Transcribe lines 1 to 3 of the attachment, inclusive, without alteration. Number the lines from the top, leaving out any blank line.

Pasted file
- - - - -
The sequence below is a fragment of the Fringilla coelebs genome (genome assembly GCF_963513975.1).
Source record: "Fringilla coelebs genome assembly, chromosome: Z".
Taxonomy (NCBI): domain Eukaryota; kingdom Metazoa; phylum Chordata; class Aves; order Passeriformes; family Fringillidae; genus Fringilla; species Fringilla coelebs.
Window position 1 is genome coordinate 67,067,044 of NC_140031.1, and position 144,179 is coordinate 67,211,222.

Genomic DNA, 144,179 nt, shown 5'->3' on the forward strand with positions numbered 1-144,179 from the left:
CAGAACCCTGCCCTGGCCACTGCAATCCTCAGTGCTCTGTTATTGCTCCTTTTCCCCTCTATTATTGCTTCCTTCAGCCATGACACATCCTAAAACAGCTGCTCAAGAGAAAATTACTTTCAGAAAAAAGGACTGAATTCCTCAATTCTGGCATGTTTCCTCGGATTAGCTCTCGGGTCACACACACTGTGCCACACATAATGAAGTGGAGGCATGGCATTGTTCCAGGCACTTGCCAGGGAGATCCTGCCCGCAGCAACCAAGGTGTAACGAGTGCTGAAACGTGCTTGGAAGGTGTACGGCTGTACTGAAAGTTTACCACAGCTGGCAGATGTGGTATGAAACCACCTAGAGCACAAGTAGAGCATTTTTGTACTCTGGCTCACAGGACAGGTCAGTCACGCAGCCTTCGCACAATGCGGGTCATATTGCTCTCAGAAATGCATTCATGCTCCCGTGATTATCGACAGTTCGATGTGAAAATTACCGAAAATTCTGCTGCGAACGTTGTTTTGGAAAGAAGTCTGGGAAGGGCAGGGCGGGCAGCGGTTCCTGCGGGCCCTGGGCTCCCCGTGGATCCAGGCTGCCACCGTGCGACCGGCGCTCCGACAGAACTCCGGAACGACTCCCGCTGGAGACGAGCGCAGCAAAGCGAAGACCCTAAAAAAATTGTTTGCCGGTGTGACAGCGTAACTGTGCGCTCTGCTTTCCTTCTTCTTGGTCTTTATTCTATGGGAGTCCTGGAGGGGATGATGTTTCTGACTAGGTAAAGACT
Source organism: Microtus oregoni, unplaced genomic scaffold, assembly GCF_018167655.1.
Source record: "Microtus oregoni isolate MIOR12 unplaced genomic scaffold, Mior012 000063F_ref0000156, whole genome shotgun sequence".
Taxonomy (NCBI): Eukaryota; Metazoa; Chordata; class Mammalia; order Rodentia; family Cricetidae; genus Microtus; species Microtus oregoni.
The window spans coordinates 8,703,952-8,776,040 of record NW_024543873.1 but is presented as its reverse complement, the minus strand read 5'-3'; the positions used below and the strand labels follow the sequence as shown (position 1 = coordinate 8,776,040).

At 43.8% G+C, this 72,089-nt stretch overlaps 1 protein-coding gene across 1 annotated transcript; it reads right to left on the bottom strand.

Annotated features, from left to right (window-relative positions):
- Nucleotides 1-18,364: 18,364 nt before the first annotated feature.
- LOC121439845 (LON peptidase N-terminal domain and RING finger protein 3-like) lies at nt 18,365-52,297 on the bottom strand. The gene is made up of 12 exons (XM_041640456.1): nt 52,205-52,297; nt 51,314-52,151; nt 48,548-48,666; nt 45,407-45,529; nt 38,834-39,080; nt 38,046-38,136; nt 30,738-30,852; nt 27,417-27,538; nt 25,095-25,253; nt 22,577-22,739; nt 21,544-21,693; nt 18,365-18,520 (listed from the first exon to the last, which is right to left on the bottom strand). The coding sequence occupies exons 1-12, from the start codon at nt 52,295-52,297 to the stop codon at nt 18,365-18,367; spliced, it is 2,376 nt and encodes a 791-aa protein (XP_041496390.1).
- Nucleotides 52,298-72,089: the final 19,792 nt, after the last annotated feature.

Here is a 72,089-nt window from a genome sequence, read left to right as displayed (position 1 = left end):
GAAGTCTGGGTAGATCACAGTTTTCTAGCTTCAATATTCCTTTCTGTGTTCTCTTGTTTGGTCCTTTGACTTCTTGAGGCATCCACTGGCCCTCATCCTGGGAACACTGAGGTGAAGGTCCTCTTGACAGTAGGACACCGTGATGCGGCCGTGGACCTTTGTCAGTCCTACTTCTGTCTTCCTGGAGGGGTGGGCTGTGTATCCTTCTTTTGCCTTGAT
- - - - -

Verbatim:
The sequence below is a fragment of the Fringilla coelebs genome (genome assembly GCF_963513975.1).
Source record: "Fringilla coelebs genome assembly, chromosome: Z".
Taxonomy (NCBI): domain Eukaryota; kingdom Metazoa; phylum Chordata; class Aves; order Passeriformes; family Fringillidae; genus Fringilla; species Fringilla coelebs.